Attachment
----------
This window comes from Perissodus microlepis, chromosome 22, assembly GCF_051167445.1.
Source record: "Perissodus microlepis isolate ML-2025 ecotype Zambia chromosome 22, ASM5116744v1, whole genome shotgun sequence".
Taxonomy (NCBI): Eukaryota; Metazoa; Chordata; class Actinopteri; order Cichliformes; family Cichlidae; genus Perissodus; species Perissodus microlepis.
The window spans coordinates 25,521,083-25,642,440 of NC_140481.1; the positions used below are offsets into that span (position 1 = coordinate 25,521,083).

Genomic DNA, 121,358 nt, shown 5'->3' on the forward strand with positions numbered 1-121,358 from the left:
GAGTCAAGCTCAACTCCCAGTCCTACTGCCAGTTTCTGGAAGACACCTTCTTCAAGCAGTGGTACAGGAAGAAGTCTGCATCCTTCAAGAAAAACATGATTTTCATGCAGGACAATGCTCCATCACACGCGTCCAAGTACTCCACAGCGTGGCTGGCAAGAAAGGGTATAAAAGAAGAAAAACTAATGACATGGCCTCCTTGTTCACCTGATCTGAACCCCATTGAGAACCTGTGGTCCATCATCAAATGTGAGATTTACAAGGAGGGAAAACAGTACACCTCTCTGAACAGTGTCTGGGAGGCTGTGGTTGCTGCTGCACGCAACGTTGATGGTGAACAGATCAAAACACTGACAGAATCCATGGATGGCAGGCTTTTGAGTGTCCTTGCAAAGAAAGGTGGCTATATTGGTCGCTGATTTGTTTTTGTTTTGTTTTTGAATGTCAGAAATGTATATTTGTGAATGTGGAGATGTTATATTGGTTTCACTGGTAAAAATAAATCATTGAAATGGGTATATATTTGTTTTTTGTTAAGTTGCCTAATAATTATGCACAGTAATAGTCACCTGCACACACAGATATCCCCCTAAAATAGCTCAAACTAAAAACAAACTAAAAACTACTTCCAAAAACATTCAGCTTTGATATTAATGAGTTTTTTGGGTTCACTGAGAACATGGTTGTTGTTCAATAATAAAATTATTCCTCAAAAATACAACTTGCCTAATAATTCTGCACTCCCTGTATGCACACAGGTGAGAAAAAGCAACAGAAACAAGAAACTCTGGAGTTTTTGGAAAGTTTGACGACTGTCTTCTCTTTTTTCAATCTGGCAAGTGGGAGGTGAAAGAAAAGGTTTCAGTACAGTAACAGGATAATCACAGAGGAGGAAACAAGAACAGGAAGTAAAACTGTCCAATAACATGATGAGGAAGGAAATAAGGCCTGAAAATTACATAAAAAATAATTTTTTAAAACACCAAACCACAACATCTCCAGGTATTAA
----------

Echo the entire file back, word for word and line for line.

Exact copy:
This window comes from Perissodus microlepis, chromosome 22, assembly GCF_051167445.1.
Source record: "Perissodus microlepis isolate ML-2025 ecotype Zambia chromosome 22, ASM5116744v1, whole genome shotgun sequence".
Taxonomy (NCBI): Eukaryota; Metazoa; Chordata; class Actinopteri; order Cichliformes; family Cichlidae; genus Perissodus; species Perissodus microlepis.
The window spans coordinates 25,521,083-25,642,440 of NC_140481.1; the positions used below are offsets into that span (position 1 = coordinate 25,521,083).

Genomic DNA, 121,358 nt, shown 5'->3' on the forward strand with positions numbered 1-121,358 from the left:
GAGTCAAGCTCAACTCCCAGTCCTACTGCCAGTTTCTGGAAGACACCTTCTTCAAGCAGTGGTACAGGAAGAAGTCTGCATCCTTCAAGAAAAACATGATTTTCATGCAGGACAATGCTCCATCACACGCGTCCAAGTACTCCACAGCGTGGCTGGCAAGAAAGGGTATAAAAGAAGAAAAACTAATGACATGGCCTCCTTGTTCACCTGATCTGAACCCCATTGAGAACCTGTGGTCCATCATCAAATGTGAGATTTACAAGGAGGGAAAACAGTACACCTCTCTGAACAGTGTCTGGGAGGCTGTGGTTGCTGCTGCACGCAACGTTGATGGTGAACAGATCAAAACACTGACAGAATCCATGGATGGCAGGCTTTTGAGTGTCCTTGCAAAGAAAGGTGGCTATATTGGTCGCTGATTTGTTTTTGTTTTGTTTTTGAATGTCAGAAATGTATATTTGTGAATGTGGAGATGTTATATTGGTTTCACTGGTAAAAATAAATCATTGAAATGGGTATATATTTGTTTTTTGTTAAGTTGCCTAATAATTATGCACAGTAATAGTCACCTGCACACACAGATATCCCCCTAAAATAGCTCAAACTAAAAACAAACTAAAAACTACTTCCAAAAACATTCAGCTTTGATATTAATGAGTTTTTTGGGTTCACTGAGAACATGGTTGTTGTTCAATAATAAAATTATTCCTCAAAAATACAACTTGCCTAATAATTCTGCACTCCCTGTATGCACACAGGTGAGAAAAAGCAACAGAAACAAGAAACTCTGGAGTTTTTGGAAAGTTTGACGACTGTCTTCTCTTTTTTCAATCTGGCAAGTGGGAGGTGAAAGAAAAGGTTTCAGTACAGTAACAGGATAATCACAGAGGAGGAAACAAGAACAGGAAGTAAAACTGTCCAATAACATGATGAGGAAGGAAATAAGGCCTGAAAATTACATAAAAAATAATTTTTTAAAACACCAAACCACAACATCTCCAGGTATTAA